A new birdcam could be installed on the Eastern Shore this spring

The Chesapeake Conservancy is turning to crowdfunding for a new great blue heron cam, complete with night vision.

From Baltimore’s skyscraper falcons to those territorial osprey on the Bay Bridge, the Chesapeake Conservancy does webcams right. And with word taking flight, the organization is getting invites to spread its wings. (Sorry.)
An Eastern Shore homeowner wants the Conservancy to install a webcam within prime view of a great blue heron rookery. The area has been home to 10-12 heron nests, with up to 50 herons at a time once hatching is complete. If installed, the webcam would feature infrared technology to view the herons at night.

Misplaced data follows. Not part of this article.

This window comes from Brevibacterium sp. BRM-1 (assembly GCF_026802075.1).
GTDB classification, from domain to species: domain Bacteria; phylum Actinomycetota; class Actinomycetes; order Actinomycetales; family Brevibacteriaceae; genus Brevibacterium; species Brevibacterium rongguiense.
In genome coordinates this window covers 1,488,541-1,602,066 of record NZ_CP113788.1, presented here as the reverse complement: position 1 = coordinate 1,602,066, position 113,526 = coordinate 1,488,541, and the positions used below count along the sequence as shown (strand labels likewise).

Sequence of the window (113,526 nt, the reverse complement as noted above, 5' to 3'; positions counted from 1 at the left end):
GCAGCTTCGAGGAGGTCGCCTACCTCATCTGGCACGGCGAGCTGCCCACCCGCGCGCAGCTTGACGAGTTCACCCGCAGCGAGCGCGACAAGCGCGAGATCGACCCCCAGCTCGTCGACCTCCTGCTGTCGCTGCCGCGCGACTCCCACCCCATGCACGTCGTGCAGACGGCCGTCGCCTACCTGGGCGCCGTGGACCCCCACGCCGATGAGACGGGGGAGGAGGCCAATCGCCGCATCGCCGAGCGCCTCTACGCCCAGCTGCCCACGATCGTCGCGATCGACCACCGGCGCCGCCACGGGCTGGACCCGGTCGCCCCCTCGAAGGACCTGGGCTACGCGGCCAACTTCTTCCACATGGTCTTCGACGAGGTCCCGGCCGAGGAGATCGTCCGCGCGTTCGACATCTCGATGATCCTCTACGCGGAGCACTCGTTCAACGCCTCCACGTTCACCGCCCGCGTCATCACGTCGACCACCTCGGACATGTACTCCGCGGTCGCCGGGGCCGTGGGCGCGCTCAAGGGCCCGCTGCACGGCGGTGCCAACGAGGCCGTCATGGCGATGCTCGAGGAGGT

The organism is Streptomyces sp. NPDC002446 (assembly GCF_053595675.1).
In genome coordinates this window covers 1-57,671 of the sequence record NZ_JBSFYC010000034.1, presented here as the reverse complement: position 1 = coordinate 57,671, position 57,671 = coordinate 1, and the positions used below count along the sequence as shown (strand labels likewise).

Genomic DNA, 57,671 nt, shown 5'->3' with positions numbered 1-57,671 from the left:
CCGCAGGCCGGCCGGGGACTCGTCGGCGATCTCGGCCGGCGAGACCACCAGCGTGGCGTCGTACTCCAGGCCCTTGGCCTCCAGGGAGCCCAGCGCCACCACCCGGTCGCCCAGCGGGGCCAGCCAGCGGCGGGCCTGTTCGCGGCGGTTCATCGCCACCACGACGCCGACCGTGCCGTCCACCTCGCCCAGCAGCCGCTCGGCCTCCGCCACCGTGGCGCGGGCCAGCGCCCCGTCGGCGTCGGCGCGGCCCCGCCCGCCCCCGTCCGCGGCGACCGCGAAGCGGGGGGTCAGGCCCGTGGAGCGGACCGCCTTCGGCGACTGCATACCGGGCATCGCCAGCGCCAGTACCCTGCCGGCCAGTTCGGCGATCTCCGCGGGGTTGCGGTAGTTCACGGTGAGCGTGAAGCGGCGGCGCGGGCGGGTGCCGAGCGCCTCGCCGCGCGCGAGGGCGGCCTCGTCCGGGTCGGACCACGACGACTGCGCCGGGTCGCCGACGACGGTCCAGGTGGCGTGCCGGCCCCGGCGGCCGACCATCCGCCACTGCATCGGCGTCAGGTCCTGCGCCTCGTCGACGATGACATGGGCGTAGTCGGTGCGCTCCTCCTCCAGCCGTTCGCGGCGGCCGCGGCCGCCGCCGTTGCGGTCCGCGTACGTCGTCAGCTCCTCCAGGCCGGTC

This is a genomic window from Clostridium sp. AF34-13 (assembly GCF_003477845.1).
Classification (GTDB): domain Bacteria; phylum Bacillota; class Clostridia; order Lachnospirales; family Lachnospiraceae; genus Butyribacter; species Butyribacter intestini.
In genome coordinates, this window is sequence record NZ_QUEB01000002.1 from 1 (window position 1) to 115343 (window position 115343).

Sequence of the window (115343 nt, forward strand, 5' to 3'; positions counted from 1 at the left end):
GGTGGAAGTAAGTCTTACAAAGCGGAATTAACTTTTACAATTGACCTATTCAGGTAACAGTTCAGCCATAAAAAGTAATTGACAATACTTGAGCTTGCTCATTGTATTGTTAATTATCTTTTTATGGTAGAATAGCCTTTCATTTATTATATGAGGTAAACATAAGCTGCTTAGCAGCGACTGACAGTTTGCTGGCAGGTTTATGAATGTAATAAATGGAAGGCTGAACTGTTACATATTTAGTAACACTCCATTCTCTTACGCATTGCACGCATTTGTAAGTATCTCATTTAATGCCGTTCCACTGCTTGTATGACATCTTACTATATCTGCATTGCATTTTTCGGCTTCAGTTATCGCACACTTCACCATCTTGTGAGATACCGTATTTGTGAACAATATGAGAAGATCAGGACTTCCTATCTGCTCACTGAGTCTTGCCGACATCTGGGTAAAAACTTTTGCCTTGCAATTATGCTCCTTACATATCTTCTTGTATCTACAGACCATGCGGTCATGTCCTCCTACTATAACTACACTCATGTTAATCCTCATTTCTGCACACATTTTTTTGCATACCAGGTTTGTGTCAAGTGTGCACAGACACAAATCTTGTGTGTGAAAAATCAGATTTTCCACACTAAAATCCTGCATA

The roughly four-foot tall birds with S-shaped necks typically have a 5-6-foot wingspan. Spoiler alert: “It silently stalks its prey in shallow waters, and then plunges its bill into the water to capture it. It will spend about 90 percent of its waking hours hunting for food,” the Conservancy states.
A Rehobeth-based tree service is providing the mount as a donation, and Skyline Technologies has agreed to provide a discounted rate for equipment and installation. But the Conservancy is still short of funds. The organization didn’t plan on a new webcam this year, so it’s turning to a crowdfunding campaign to help raise the $10,000 necessary for the camera.
“We must move fast, as the heron customarily return to their nests in the next two weeks,” Chesapeake Conservancy Director of Communications Jody Couser said. “We have to mount the camera quickly so as not to disrupt the rookery.”

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